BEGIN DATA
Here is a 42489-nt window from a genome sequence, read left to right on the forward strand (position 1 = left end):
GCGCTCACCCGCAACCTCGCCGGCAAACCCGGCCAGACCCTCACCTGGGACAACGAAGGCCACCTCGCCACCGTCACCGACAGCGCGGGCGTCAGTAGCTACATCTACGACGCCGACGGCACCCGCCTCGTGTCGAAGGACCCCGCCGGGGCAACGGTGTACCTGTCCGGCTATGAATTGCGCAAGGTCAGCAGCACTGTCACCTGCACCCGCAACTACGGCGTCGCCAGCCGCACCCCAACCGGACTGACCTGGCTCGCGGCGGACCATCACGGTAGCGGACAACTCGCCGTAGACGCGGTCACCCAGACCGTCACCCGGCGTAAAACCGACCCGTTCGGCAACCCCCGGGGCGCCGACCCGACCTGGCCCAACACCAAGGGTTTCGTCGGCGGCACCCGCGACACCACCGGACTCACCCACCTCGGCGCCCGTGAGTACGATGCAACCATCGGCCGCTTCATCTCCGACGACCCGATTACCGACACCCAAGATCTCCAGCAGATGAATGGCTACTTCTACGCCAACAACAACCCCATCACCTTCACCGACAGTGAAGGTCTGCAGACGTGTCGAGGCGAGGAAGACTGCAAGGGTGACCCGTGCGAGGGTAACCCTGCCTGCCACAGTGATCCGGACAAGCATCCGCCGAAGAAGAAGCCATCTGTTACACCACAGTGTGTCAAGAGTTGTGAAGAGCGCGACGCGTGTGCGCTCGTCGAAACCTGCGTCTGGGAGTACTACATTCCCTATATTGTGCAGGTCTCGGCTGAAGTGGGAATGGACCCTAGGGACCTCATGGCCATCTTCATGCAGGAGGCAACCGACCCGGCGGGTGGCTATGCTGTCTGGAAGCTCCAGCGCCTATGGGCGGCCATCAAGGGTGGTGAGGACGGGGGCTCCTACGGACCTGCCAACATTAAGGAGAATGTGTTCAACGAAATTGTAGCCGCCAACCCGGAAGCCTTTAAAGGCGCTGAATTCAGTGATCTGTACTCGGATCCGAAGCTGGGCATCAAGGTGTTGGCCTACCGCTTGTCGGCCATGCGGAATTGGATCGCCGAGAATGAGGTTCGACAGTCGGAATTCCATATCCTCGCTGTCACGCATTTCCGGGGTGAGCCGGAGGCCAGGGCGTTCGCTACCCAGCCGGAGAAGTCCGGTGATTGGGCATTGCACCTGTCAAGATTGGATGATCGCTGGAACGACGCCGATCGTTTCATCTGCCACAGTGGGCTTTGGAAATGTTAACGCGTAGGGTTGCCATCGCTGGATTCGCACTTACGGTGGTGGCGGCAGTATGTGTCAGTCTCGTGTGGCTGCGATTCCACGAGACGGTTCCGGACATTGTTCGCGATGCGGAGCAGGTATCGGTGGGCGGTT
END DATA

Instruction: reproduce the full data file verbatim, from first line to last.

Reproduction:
Here is a 42489-nt window from a genome sequence, read left to right on the forward strand (position 1 = left end):
GCGCTCACCCGCAACCTCGCCGGCAAACCCGGCCAGACCCTCACCTGGGACAACGAAGGCCACCTCGCCACCGTCACCGACAGCGCGGGCGTCAGTAGCTACATCTACGACGCCGACGGCACCCGCCTCGTGTCGAAGGACCCCGCCGGGGCAACGGTGTACCTGTCCGGCTATGAATTGCGCAAGGTCAGCAGCACTGTCACCTGCACCCGCAACTACGGCGTCGCCAGCCGCACCCCAACCGGACTGACCTGGCTCGCGGCGGACCATCACGGTAGCGGACAACTCGCCGTAGACGCGGTCACCCAGACCGTCACCCGGCGTAAAACCGACCCGTTCGGCAACCCCCGGGGCGCCGACCCGACCTGGCCCAACACCAAGGGTTTCGTCGGCGGCACCCGCGACACCACCGGACTCACCCACCTCGGCGCCCGTGAGTACGATGCAACCATCGGCCGCTTCATCTCCGACGACCCGATTACCGACACCCAAGATCTCCAGCAGATGAATGGCTACTTCTACGCCAACAACAACCCCATCACCTTCACCGACAGTGAAGGTCTGCAGACGTGTCGAGGCGAGGAAGACTGCAAGGGTGACCCGTGCGAGGGTAACCCTGCCTGCCACAGTGATCCGGACAAGCATCCGCCGAAGAAGAAGCCATCTGTTACACCACAGTGTGTCAAGAGTTGTGAAGAGCGCGACGCGTGTGCGCTCGTCGAAACCTGCGTCTGGGAGTACTACATTCCCTATATTGTGCAGGTCTCGGCTGAAGTGGGAATGGACCCTAGGGACCTCATGGCCATCTTCATGCAGGAGGCAACCGACCCGGCGGGTGGCTATGCTGTCTGGAAGCTCCAGCGCCTATGGGCGGCCATCAAGGGTGGTGAGGACGGGGGCTCCTACGGACCTGCCAACATTAAGGAGAATGTGTTCAACGAAATTGTAGCCGCCAACCCGGAAGCCTTTAAAGGCGCTGAATTCAGTGATCTGTACTCGGATCCGAAGCTGGGCATCAAGGTGTTGGCCTACCGCTTGTCGGCCATGCGGAATTGGATCGCCGAGAATGAGGTTCGACAGTCGGAATTCCATATCCTCGCTGTCACGCATTTCCGGGGTGAGCCGGAGGCCAGGGCGTTCGCTACCCAGCCGGAGAAGTCCGGTGATTGGGCATTGCACCTGTCAAGATTGGATGATCGCTGGAACGACGCCGATCGTTTCATCTGCCACAGTGGGCTTTGGAAATGTTAACGCGTAGGGTTGCCATCGCTGGATTCGCACTTACGGTGGTGGCGGCAGTATGTGTCAGTCTCGTGTGGCTGCGATTCCACGAGACGGTTCCGGACATTGTTCGCGATGCGGAGCAGGTATCGGTGGGCGGTT